"We imagine this will take 20 hours of work."
Well, I can imagine quite a bit too. I can imagine the work would take 4 hours and that would be something, wouldn't it? I can also imagine it going over 20 hours, which would be a real bummer because we'd lose time.
What's the point? No one knows how long projects take. Billing by the hour puts the risk in my client's hands, since anything that takes longer than we'd initially planned becomes their problem instead of mine.That's not the kind of assurance I want to provide.
Sure, it could be easier to just keep the clock running and send a bill, but that is conformity. That is being unsure of how good you are as professional and being unable to create innovate solutions for clients. Billing hourly is not the rebel way.
It's hard to understand how some fads become established. Across all levels of business, I've seen a formulaic headline being used in ads, on websites, and anywhere else copy is used.
It goes something along the lines of this:
"Our (insert service/product here), your (insert benefit here)."
Most recently, I saw it in a Hootsuite ad that stated "Our social media tool, your success," to provide a concrete example.
There is something about this that feels off. Partly because it feels like I'm being lead by a carrot on a stick. Use our tool and all of your dreams will come true, they say. The thing is that no one actually believes these kind of statements because they know the real meaning behind them is sales. No one likes to be sold to, it seems needy.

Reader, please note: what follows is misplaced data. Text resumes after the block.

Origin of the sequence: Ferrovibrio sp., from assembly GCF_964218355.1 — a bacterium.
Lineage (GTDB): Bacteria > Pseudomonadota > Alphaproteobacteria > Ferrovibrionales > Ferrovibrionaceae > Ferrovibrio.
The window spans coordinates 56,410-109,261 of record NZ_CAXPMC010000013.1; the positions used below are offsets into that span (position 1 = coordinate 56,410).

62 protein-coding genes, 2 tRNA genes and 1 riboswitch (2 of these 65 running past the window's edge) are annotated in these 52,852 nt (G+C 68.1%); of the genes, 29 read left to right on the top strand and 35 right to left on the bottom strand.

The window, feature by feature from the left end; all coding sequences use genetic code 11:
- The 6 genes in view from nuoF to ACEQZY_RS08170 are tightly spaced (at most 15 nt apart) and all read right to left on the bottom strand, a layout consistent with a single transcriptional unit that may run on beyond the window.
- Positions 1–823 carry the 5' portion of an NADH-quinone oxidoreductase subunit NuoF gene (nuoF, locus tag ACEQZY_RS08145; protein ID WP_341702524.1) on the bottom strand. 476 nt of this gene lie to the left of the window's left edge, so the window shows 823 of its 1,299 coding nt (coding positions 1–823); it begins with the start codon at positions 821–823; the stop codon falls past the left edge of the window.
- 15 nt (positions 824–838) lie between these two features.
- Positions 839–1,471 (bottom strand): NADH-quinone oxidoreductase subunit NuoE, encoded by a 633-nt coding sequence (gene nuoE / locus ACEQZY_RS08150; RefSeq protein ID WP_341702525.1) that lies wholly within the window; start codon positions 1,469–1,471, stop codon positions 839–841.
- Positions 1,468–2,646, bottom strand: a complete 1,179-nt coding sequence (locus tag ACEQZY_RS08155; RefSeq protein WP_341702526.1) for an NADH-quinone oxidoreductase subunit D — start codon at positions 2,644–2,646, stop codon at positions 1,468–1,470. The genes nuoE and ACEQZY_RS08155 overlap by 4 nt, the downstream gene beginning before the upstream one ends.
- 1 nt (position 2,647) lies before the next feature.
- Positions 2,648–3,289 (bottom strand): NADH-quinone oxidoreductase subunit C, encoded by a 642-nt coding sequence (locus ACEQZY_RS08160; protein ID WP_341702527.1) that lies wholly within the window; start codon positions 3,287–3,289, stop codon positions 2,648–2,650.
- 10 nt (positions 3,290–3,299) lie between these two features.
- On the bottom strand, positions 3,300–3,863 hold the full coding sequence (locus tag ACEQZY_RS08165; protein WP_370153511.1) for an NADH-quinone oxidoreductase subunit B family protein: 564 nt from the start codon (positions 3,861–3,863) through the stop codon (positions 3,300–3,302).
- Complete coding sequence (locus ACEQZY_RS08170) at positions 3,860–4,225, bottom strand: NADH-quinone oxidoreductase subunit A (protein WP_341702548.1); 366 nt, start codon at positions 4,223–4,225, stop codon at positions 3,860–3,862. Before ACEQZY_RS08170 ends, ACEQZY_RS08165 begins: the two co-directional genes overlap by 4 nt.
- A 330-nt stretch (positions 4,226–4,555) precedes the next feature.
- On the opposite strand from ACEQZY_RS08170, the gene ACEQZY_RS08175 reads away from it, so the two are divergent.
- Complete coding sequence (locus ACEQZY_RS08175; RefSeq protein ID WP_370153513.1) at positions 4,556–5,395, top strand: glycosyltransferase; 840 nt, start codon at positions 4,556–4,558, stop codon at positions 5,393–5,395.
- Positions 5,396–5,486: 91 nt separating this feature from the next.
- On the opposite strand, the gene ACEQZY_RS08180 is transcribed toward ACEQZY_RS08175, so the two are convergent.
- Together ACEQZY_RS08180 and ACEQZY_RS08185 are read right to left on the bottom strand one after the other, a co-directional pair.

What makes this distaste for a "salesy" ad even greater is when it's used over and over again in the form of a cliché. Think about it, how many times have you seen an ad that touted a similar phrase?
"Our team, your peace of mind."
"Our social media tool, your success."
"Our burgers, your satisfaction."
The list goes on and on and on, and for what? In the hopes that someone is going to feel something from a plug-and-play slogan, they've heard four times in the same day?
This phrase is for companies that don't have anything better to say or the courage to be authentic. Don't let that be you.
The Startup San Diego team and I launched the new San Diego Startup Week website yesterday. We thought we'd covered everything. We had tested user flows, we'd checked all of our links, but we could not have anticipated one thing: how much engagement we got.
For an hour we had unresponsive voting features because our automation service was at max capacity (and we'd already beefed it up).
However, this paled in comparison to the fact that we had record breaking numbers of users, ticket sales, etc. Small bump int he grander narrative.
The point is this:
you can plan for everything in the world for your brand, a new website, etc. but you will not burst into flames from having small bumps in the road.